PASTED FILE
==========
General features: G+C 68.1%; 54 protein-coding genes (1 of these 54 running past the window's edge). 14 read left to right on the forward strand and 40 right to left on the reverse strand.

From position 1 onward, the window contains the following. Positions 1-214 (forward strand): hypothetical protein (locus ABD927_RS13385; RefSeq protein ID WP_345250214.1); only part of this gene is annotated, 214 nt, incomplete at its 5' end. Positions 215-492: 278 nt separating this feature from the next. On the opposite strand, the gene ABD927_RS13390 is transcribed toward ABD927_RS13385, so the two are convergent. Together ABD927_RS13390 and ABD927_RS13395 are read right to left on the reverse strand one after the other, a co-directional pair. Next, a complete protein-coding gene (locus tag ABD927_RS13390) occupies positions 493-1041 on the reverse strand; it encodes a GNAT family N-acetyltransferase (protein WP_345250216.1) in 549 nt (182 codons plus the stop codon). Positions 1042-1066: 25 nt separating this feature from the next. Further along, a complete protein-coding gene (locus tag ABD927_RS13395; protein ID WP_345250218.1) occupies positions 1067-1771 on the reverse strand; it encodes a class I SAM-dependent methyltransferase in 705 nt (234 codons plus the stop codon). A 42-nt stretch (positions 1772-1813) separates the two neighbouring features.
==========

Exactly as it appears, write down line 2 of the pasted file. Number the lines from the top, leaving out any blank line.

From position 1 onward, the window contains the following. Positions 1-214 (forward strand): hypothetical protein (locus ABD927_RS13385; RefSeq protein ID WP_345250214.1); only part of this gene is annotated, 214 nt, incomplete at its 5' end. Positions 215-492: 278 nt separating this feature from the next. On the opposite strand, the gene ABD927_RS13390 is transcribed toward ABD927_RS13385, so the two are convergent. Together ABD927_RS13390 and ABD927_RS13395 are read right to left on the reverse strand one after the other, a co-directional pair. Next, a complete protein-coding gene (locus tag ABD927_RS13390) occupies positions 493-1041 on the reverse strand; it encodes a GNAT family N-acetyltransferase (protein WP_345250216.1) in 549 nt (182 codons plus the stop codon). Positions 1042-1066: 25 nt separating this feature from the next. Further along, a complete protein-coding gene (locus tag ABD927_RS13395; protein ID WP_345250218.1) occupies positions 1067-1771 on the reverse strand; it encodes a class I SAM-dependent methyltransferase in 705 nt (234 codons plus the stop codon). A 42-nt stretch (positions 1772-1813) separates the two neighbouring features.